Canonical Correlation Analysis Model

Canonical Correlation Analysis (CCA) was first proposed by Hotelling in 1936 [1]. Because CCA finds correlations between two multivariate data sets, CCA data structures are a good fit for exploring relationships between the input and output variables found in ensemble data sets (such as those generated for sensitivity studies, uncertainty quantification, model tuning, or parameter studies). Slycat™ uses CCA to model the many-to-many relationships between multiple input parameters and multiple output metrics. CCA is a linear method and a direct generalization of several standard statistical techniques, including Principal Component Analysis (PCA), Multiple Linear Regression (MLR), and Partial Least Squares (PLS) [2] [3].

CCA operates on a table of scalar data, where each column is a single input or output variable across all runs, and each row consists of the values for each of the variables in a single simulation. Slycat™ requires the number of rows (samples) to be greater than the minimum variable count of the inputs or the outputs. A more meaningful result will be obtained if the ratio of runs to variables is ten or more. Additionally, columns cannot contain the same value for all runs. Slycat™ will reject such columns from being included in the CCA analysis, since they contribute no differentiating information. CCA cannot handle rows with missing data, Inf, -Inf, NAN, or NULL values. Slycat™ will remove rows from the analysis if any of the values in either the input or output variable sets include such data. However, if the bad values are only in columns that are not analysis variables, the row will be used.

For a concise description of CCA, we need the following definitions. Given n samples (n rows in the table), the input variables (presumed to be independent) will be referred to as the set X = {x1, …, xn} and the output (dependent) variables as the set Y = {y1, …, yn}. Each vector xi has p1 components and each vector yj has p2 components. CCA attempts to find projections a and b such that R2 = corr (aTX, bTY) is maximized, where corr (•,•) denotes the standard Pearson correlation.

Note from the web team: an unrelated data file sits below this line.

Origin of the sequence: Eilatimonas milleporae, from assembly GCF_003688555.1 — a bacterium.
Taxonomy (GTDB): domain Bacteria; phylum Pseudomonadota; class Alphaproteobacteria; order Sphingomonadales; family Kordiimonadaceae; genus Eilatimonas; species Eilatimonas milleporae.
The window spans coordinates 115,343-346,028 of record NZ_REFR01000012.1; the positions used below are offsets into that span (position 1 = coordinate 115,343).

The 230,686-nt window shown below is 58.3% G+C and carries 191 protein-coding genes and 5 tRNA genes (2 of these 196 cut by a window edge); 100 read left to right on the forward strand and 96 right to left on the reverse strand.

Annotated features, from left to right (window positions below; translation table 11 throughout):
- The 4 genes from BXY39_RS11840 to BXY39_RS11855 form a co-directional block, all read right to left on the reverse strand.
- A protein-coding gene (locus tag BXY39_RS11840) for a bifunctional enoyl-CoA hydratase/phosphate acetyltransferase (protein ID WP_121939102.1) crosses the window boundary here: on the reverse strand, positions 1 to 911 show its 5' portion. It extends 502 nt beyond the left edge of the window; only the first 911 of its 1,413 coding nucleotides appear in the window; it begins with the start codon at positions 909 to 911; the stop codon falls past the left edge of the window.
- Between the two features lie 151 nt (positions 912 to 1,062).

The vectors aTX and bTY are known as the first pair of canonical variables. Further pairs of canonical variables are orthogonal and ordered by decreasing importance. In addition to the canonical variables, the R2 value for each variable pair is obtained, and various statistics can be computed to determine the significance of the correlation. A common statistic used in this context is the p-value associated with Wilks’ λ [4]. Slycat™ provides both R2 and p-values for each canonical component as part of the Correlation View (see the figure below). Note that these statistics assume that the data is normally distributed. If your data does not follow a normal distribution, be aware that these statistics will be suspect and adjust your interpretation of the results accordingly.

Once the canonical variables are determined, they can be used to understand how the variables in X are related to the variables in Y, although this should be done with some caution. The components of the vectors a and b can be used to determine the relative importance of the corresponding variables in X and Y. These components are known as canonical coefficients. However, the canonical coefficients are considered difficult to interpret and may hide certain redundancies in the data. For this reason, Slycat™ visualizes the canonical loadings, also known as the structure coefficients. The structure coefficients are generally preferred over the canonical coefficients because they are more closely related to the original variables. The structure coefficients are given by the correlations between the canonical variables and the original variables (e.g. corr (aTX, X) and corr (aTY, Y)). These are calculated using Pearson’s correlation between each column of X or Y and the corresponding canonical variable.


Canonical components are shown in the Correlation View in the upper left.


[1]Hotelling, H., Relations Between Two Sets of Variates. Biometrika, 28, 321-377 (1936).
[2]Adams, B.M., Ebeida, M.S., Eldred, M.S., Jakeman, J.D., Swiler, L.P., Bohnhoff, W.J., Dalbey,K.R., Eddy, J.P., Hu, K.T., Vigil, D.M., Bauman, L.E., and Hough, P.D., Dakota, a Multilevel Parallel Object-Oriented Framework for Design Optimization, Parameter Estimation, Uncertainty Quantification, and Sensitivity Analysis: Version 5.3.1 User’s Manual. Tech. Rep. SAND2010-2183, Sandia National Laboratories (2013).
[3]Ayachit, U., Bauer, A., Geveci, B., O’Leary, P., Moreland, K., Fabian, N., and Mauldin, J., ParaView Catalyst: Enabling In Situ Data Analysis and Visualization, Proceedings of the First Workshop on In Situ Infrastructures for Enabling Extreme-Scale Analysis and Visualization (ISAV2015), pp. 25-29, ACM, New York, NY (2015).
[4]Krzanowski, W. J., Principles of Multivariate Analysis. A User’s Perspective. Oxford University Press, London (1988).